Franklin Rosemont

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Franklin Rosemont
NLN Franklin Rosemont.jpg
Franklin Rosemont speaking at Loyola University, Chicago, 2007

Franklin Rosemont (1943–2009) was an American poet, artist, historian, street speaker, and co-founder of the Chicago Surrealist Group. Over four decades, Franklin produced a body of work, of declarations, manifestos, poetry, collage, hidden histories, and other interventions.

Early life[edit]

He was born in Chicago, Illinois, to Henry, a typographer and labor activist, and Sally, a jazz musician.[1] In 1960, he dropped out of Proviso East High School, Maywood, Illinois, but was admitted to Roosevelt University in Chicago in 1962, studying under African-American scholar St. Clair Drake.[2]


A self-identified anarchist, Rosemont edited the 1960s anarchist publication Rebel Worker.[3][4] He edited and wrote an introduction for What is Surrealism?: Selected Writings of André Breton, and edited[5] Arsenal/Surrealist Subversion, The Rise & Fall of the DIL Pickle: Jazz-Age Chicago's Wildest & Most Outrageously Creative Hobohemian Nightspot and Juice Is Stranger Than Friction: Selected Writings of T-Bone Slim. With his wife Penelope Rosemont, herself the author and editor of several books and active in the Chicago Surrealists, and poet and storyteller Paul Garon, he edited The Forecast is Hot!. His work has been deeply concerned with both the history of surrealism (writing a forward for Max Ernst and Alchemy: A Magician in Search of Myth) and of the radical labor movement in America,[6] for instance, writing a biography of Joe Hill. According to Franklin Rosemont "became perhaps "the most productive scholar of labor and the left in the United States."[7] Rosemont was a member of the Industrial Workers of the World and Students for a Democratic Society. In 1964, he helped organize a strike among fellow blueberry pickers in Michigan.[8]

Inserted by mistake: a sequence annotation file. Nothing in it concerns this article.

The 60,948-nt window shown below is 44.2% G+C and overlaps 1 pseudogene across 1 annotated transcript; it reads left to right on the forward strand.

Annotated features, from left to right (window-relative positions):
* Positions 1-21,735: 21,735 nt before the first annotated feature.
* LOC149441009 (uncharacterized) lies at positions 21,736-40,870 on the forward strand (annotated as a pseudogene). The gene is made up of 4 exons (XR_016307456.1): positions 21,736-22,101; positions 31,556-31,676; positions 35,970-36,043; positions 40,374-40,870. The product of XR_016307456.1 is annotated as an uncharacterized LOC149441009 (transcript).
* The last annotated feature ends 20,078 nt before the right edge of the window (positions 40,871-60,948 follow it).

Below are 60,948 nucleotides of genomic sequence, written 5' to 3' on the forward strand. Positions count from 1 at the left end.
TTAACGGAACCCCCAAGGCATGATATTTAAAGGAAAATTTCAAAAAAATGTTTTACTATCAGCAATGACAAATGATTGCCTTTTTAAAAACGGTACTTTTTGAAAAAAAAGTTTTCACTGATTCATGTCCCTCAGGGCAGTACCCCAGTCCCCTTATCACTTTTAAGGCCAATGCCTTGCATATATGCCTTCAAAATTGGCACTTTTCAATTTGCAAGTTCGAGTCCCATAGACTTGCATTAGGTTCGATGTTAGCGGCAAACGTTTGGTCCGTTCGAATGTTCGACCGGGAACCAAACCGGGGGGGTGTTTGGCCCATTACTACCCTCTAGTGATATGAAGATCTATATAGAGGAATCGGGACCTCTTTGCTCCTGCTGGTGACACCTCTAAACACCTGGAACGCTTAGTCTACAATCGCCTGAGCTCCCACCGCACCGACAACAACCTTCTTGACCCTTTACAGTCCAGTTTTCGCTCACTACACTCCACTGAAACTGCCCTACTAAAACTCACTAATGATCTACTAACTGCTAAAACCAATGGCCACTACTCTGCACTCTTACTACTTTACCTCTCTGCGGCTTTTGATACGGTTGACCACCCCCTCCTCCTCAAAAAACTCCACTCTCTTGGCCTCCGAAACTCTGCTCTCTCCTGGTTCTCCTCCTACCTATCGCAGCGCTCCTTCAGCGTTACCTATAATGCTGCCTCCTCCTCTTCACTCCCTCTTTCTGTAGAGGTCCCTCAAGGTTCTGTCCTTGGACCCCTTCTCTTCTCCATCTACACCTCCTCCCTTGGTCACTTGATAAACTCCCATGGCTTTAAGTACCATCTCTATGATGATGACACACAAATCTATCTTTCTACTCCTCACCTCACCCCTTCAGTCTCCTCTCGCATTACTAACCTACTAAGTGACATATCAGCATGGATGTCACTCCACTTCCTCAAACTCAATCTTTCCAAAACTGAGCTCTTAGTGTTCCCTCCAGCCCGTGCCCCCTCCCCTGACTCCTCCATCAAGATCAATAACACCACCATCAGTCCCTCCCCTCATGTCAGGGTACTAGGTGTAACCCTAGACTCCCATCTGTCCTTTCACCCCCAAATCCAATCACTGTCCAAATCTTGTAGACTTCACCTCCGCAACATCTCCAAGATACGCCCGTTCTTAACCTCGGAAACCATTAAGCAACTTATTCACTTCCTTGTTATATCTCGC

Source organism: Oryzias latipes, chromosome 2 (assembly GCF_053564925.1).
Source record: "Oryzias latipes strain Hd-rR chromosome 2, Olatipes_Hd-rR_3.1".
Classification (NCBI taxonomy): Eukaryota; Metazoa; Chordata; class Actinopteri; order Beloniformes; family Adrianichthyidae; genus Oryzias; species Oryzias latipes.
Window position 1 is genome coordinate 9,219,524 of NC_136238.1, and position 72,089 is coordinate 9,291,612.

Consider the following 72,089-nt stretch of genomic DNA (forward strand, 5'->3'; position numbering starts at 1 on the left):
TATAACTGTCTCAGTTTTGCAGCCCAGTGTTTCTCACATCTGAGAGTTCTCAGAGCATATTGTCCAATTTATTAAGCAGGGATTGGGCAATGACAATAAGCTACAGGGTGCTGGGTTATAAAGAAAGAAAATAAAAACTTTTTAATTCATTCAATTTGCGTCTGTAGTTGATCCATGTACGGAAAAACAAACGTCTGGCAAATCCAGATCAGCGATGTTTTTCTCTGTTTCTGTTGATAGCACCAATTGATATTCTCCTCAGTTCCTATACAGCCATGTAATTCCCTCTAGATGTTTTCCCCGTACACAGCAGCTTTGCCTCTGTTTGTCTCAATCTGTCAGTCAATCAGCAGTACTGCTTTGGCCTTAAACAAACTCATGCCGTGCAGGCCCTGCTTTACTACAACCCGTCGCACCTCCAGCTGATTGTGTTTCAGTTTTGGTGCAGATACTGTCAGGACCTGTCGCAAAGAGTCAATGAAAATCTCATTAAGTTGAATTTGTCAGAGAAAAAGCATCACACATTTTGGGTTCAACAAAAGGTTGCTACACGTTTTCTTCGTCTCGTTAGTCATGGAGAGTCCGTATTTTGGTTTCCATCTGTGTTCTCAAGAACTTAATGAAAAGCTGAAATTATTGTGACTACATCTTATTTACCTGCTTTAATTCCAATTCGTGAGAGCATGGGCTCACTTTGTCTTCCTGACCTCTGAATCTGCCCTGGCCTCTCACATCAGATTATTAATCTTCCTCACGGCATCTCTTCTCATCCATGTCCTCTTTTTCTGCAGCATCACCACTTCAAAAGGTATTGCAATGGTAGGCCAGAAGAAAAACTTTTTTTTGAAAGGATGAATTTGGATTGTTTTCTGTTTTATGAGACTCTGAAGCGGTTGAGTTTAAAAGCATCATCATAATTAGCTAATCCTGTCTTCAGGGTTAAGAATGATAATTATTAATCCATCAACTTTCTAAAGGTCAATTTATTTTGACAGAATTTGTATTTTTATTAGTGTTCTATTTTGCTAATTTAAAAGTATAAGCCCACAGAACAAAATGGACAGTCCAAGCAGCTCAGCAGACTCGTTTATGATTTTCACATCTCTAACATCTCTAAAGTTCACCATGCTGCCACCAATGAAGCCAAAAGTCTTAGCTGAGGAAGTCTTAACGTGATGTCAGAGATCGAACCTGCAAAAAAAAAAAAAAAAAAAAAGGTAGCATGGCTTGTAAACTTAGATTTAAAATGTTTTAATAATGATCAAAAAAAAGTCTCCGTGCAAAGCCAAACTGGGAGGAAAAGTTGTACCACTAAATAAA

Rosemont is the author of the poetry collections The Morning of a Machine Gun: Twenty Poems & Documents. Profusely Illustrated By the Author, The Apple of the Automatic Zebra's Eye, and Penelope: A Poem, as well as An Open Entrance to the Shut Palace of Wrong Numbers, a book that explores the phenomenon of "wrong numbers" from a surrealist perspective, which was published by Black Swan Press in 2003. He also edited and introduced Hobohemia: Emma Goldman, Lucy Parsons, Ben Reitman & other agitators & outsiders in 1920s/30s Chicago, by Frank O. Beck.[9]

Rosemont, Franklin (2002). Joe Hill. Chicago: Charles H. Kerr Publishing Company. ISBN 0-88286-265-0.

In 1990 he published a collected edition of short stories by the socialist utopian author Edward Bellamy, titled Apparitions of Things to Come. He is co-editor, with Archie Green, David Roediger, and Salvatore Salerno, of The Big Red Songbook (Chicago: Charles H. Kerr, 2007).


  1. ^ Bio
  2. ^ Ruff, Allen (2011). We Called Each Other Comrade: Charles H. Kerr & Company, Radical Publishers. Oakland: PM Press. p. x.
  3. ^ "Posters for Peace: Visual Rhetoric and Civic Action - Thomas W. Benson - Google Books". 2015-06-18. Retrieved 2022-09-14.
  4. ^ "Libertarian Socialism: Politics in Black and Red - Google Books". Retrieved 2022-09-14.
  5. ^ Abigail Susik, Surrealist Sabotage and the War on Work, Manchester University Press, 2021, p. 195
  6. ^ Abigail Susik, Surrealist Sabotage and the War on Work, Manchester University Press, 2021, pp. 189-190
  7. ^ "Franklin Rosemont Quotes | Quotations about or by Franklin Rosemont".
  8. ^ "Fellow Worker Franklin Rosemont 1943-2009 | Industrial Workers of the World".
  9. ^ Beck, Frank O. (2000). Hobohemia: Emma Goldman, Lucy Parsons, Ben Reitman & other agitators & outsiders in 1920s/30s Chicago. Chicago: Charles H. Kerr.

External links[edit]